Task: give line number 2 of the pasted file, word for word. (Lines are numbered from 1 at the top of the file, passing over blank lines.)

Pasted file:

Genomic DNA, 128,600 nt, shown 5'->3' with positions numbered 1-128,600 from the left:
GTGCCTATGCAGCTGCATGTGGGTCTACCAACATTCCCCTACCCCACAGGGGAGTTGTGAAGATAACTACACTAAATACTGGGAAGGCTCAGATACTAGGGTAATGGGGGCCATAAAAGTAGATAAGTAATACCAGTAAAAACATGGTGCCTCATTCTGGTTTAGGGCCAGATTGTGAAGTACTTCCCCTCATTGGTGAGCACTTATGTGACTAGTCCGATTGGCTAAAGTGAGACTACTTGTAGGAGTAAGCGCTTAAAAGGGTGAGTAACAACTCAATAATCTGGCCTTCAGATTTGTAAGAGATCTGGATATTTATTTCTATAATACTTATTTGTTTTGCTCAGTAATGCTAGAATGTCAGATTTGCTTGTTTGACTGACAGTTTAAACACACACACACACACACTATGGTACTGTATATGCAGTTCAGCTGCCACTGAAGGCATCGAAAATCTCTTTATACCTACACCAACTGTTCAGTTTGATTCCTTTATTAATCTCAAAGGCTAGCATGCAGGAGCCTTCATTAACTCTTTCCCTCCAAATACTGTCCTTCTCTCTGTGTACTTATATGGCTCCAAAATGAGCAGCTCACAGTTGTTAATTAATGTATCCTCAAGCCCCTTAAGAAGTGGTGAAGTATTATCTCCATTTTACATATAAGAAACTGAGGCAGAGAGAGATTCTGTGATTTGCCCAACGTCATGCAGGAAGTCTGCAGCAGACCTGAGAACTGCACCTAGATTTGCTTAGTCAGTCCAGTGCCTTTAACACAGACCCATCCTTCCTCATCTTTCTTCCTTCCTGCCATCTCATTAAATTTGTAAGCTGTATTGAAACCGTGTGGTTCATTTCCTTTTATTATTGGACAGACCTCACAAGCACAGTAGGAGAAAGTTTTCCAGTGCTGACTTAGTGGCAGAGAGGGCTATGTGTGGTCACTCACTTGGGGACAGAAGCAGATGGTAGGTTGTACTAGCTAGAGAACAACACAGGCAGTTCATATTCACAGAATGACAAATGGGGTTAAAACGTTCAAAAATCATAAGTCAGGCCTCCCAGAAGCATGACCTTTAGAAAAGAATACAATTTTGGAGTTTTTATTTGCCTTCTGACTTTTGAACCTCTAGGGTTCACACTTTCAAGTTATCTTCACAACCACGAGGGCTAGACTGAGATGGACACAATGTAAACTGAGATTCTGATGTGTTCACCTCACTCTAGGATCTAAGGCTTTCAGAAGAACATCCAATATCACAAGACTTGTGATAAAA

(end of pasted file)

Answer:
GTGCCTATGCAGCTGCATGTGGGTCTACCAACATTCCCCTACCCCACAGGGGAGTTGTGAAGATAACTACACTAAATACTGGGAAGGCTCAGATACTAGGGTAATGGGGGCCATAAAAGTAGATAAGTAATACCAGTAAAAACATGGTGCCTCATTCTGGTTTAGGGCCAGATTGTGAAGTACTTCCCCTCATTGGTGAGCACTTATGTGACTAGTCCGATTGGCTAAAGTGAGACTACTTGTAGGAGTAAGCGCTTAAAAGGGTGAGTAACAACTCAATAATCTGGCCTTCAGATTTGTAAGAGATCTGGATATTTATTTCTATAATACTTATTTGTTTTGCTCAGTAATGCTAGAATGTCAGATTTGCTTGTTTGACTGACAGTTTAAACACACACACACACACACTATGGTACTGTATATGCAGTTCAGCTGCCACTGAAGGCATCGAAAATCTCTTTATACCTACACCAACTGTTCAGTTTGATTCCTTTATTAATCTCAAAGGCTAGCATGCAGGAGCCTTCATTAACTCTTTCCCTCCAAATACTGTCCTTCTCTCTGTGTACTTATATGGCTCCAAAATGAGCAGCTCACAGTTGTTAATTAATGTATCCTCAAGCCCCTTAAGAAGTGGTGAAGTATTATCTCCATTTTACATATAAGAAACTGAGGCAGAGAGAGATTCTGTGATTTGCCCAACGTCATGCAGGAAGTCTGCAGCAGACCTGAGAACTGCACCTAGATTTGCTTAGTCAGTCCAGTGCCTTTAACACAGACCCATCCTTCCTCATCTTTCTTCCTTCCTGCCATCTCATTAAATTTGTAAGCTGTATTGAAACCGTGTGGTTCATTTCCTTTTATTATTGGACAGACCTCACAAGCACAGTAGGAGAAAGTTTTCCAGTGCTGACTTAGTGGCAGAGAGGGCTATGTGTGGTCACTCACTTGGGGACAGAAGCAGATGGTAGGTTGTACTAGCTAGAGAACAACACAGGCAGTTCATATTCACAGAATGACAAATGGGGTTAAAACGTTCAAAAATCATAAGTCAGGCCTCCCAGAAGCATGACCTTTAGAAAAGAATACAATTTTGGAGTTTTTATTTGCCTTCTGACTTTTGAACCTCTAGGGTTCACACTTTCAAGTTATCTTCACAACCACGAGGGCTAGACTGAGATGGACACAATGTAAACTGAGATTCTGATGTGTTCACCTCACTCTAGGATCTAAGGCTTTCAGAAGAACATCCAATATCACAAGACTTGTGATAAAA